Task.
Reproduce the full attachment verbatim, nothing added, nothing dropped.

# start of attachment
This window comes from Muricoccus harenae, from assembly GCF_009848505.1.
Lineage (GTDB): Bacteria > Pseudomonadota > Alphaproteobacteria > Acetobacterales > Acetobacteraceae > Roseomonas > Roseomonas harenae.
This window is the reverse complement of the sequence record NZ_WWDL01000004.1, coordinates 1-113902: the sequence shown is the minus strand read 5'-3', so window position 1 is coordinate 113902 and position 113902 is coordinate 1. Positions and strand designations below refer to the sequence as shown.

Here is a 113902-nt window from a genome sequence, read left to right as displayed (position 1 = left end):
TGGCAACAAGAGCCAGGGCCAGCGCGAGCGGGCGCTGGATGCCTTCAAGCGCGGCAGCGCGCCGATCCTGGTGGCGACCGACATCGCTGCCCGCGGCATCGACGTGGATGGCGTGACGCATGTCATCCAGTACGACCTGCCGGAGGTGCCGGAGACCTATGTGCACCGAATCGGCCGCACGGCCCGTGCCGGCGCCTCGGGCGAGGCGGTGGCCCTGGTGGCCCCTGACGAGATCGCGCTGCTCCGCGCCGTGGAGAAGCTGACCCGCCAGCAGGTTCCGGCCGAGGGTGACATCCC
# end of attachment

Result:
This window comes from Muricoccus harenae, from assembly GCF_009848505.1.
Lineage (GTDB): Bacteria > Pseudomonadota > Alphaproteobacteria > Acetobacterales > Acetobacteraceae > Roseomonas > Roseomonas harenae.
This window is the reverse complement of the sequence record NZ_WWDL01000004.1, coordinates 1-113902: the sequence shown is the minus strand read 5'-3', so window position 1 is coordinate 113902 and position 113902 is coordinate 1. Positions and strand designations below refer to the sequence as shown.

Here is a 113902-nt window from a genome sequence, read left to right as displayed (position 1 = left end):
TGGCAACAAGAGCCAGGGCCAGCGCGAGCGGGCGCTGGATGCCTTCAAGCGCGGCAGCGCGCCGATCCTGGTGGCGACCGACATCGCTGCCCGCGGCATCGACGTGGATGGCGTGACGCATGTCATCCAGTACGACCTGCCGGAGGTGCCGGAGACCTATGTGCACCGAATCGGCCGCACGGCCCGTGCCGGCGCCTCGGGCGAGGCGGTGGCCCTGGTGGCCCCTGACGAGATCGCGCTGCTCCGCGCCGTGGAGAAGCTGACCCGCCAGCAGGTTCCGGCCGAGGGTGACATCCC